The Volkswagen Golf, now in its eighth generation, has been seen as the great all-rounder for over 45 years, and the GTI has long been regarded as one of, if not the, best hot hatches. We have the GTI for review later this year, but to tide us over, Volkswagen gave us the TSi R-Line for a week to see what we thought.
Is the Golf still a great family car, or have SUVs taken away its thunder?
There are three models in the Golf 8 range, with the Golf R to be added in future. The range starts with the Golf TSI Life at $37,990, featuring 17” Alloys, LED Headlights with Light Assist, Front Assist (Autonomous Emergency Braking), Pedestrian & Cyclist monitoring, Lane Assist (Lane Keeping System), Side Assist (Blind Spot Monitor), Adaptive Cruise Control (ACC), 8” Composition Media Infotainment System, 10.25” Active Info Display ‘Pro’, App-Connect (Android Auto & Apple CarPlay), Wireless Charging (Qi enabled devices), KESSY: Keyless entry with Push Button Start, and 10-colour ambient lighting.
Next up is the Golf TSI R-Line reviewed here, at $47,990. This adds the following to the Life spec: 18” Alloys, Travel Assist & Emergency Assist, 10” Discover Media Satellite Navigation, Heads-up Display (HUD), Wireless App-Connect (Android Auto & Apple CarPlay), R-Line exclusive exterior & interior, R-Line sports front seats, 30-colour ambient lighting, Climatronic 3-zone air conditioning, Progressive Steering, Driving Profile Selection (Eco, Comfort, Sport and Individual), and sports suspension.
The Life and R-Line both have a 4-cylinder 1.4-litre turbo engine producing 110kW of power and 250Nm of torque via an 8-speed automatic transmission and the front wheels.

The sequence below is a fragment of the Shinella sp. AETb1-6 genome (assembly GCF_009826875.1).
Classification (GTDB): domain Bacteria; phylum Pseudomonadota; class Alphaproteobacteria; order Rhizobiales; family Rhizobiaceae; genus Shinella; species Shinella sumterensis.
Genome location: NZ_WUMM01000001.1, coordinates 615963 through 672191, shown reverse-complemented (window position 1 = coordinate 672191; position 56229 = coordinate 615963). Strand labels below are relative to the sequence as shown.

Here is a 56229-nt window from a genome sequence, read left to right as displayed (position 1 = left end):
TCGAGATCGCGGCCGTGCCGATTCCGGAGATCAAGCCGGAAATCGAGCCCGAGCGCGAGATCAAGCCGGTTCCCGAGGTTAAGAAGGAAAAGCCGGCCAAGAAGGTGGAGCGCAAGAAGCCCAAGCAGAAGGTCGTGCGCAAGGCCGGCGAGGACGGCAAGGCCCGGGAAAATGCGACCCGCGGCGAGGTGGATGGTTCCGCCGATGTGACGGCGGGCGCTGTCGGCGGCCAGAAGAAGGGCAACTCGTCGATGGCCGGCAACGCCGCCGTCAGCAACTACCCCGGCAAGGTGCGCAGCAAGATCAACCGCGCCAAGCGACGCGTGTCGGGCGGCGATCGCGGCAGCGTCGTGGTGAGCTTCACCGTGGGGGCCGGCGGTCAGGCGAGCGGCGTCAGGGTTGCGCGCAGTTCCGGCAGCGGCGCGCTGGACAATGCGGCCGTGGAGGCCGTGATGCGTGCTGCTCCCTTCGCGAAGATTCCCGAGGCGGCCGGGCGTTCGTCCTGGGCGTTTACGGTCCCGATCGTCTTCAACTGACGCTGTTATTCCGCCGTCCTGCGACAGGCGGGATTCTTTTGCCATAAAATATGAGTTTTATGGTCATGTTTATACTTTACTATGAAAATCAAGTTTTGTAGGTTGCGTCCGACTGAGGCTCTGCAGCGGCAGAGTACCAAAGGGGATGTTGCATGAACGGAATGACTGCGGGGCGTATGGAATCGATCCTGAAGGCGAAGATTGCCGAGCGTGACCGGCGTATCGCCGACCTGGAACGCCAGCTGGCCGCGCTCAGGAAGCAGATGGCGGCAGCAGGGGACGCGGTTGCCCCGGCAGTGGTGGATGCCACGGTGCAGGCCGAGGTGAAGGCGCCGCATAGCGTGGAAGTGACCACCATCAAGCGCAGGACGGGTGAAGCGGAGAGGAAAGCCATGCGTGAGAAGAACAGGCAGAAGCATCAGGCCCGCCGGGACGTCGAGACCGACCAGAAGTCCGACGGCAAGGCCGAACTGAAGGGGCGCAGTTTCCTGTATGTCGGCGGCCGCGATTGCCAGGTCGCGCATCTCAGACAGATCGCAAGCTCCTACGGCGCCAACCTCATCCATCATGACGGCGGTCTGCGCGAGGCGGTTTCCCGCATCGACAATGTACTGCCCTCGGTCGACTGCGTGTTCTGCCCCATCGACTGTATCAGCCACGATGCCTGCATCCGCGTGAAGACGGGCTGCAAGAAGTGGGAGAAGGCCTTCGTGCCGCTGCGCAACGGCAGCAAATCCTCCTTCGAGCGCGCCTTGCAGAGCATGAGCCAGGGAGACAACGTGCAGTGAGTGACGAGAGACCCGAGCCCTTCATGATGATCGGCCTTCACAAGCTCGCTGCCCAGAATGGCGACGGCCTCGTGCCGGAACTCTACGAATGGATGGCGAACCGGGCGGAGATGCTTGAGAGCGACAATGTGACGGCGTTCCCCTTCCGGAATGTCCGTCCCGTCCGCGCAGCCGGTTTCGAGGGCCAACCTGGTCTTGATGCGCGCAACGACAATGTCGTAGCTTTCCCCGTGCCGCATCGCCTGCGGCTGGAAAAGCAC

Finally the Golf GTI, at $61,490 it adds to the R-Line spec with different 18″ Alloys, Dynamic Chassis Control, Electromechanical Differential Lock (e-LSD), LED Plus headlights, Exterior Ambient lighting with front grill LED lightstrip, GTI exclusive exterior & interior, ‘Jacara Red’ fabric sports front seats.
The GTI has a 180kW/370Nm 2-litre 4-cylinder engine. Transmission is a 7-Speed DSG driving the front wheels.
Colours available on the Life and R-Line are: Pure White, Oryx White Pearlescent ($1,500), Dolphin Grey Metallic, Moonstone Grey as seen on our review car, Kings Red Metallic ($500), Atlantic Blue Metallic, Lime Yellow Metallic ($500), Deep Black Pearlescent, Urano Grey, Reflex Silver Metallic.
You can read more about the Golf on Volkswagen’s website here.
There’s no denying that the Golf is a smart, modern-looking hatchback. The Golf DNA is clear in there from the previous generations. I like the swept-back edge of the headlights, the pleasingly-shaped tail lights. I like the word G O L F under the rear badge, the way they’ve made the badge multi-function as decoration, boot handle and pop-out reversing camera cover. The (totally fake) quad-exhaust trims look cool and sporty. But overall it didn’t grab me. Maybe it’s because our review car was in Moonstone Grey, Volkswagen’s version of the inexplicably popular flat grey that is fashionable at the minute.
A friend described it as “Volkswagen’s Corolla” and I can totally see that, except it’s not as adventurous a design as Toyota’s latest. Good for being understated, and slipping under the radar. Looks aside, the quality, fit and details are good. I like the way that as you approach, the Golf unlocks, unfolds its mirrors and puts on its illuminated door handles and puddle lights.
The grey theme of our review car continues to the interior. It’s well-finished with solid plastics and some quality materials – not quite in 50 shades, but close. The R-Line seats are excellent, deep side bolsters, good support, and integrated headrests with R-Line logos. The centres are a cross-hatch pattern reminiscent of the older generation Golfs’ tartan and the sides and back are suede and leather. Despite the various patterns and contrasting stitching they work really well as a whole, and look excellent.
The driver is presented with a glossy black wrap-around cockpit integrating the main screen and the VW/Audi Virtual Cockpit display. The whole dash is very modern and minimal, with only touch controls on the dash and steering wheel. These take a little getting used-to but soon feel perfectly normal.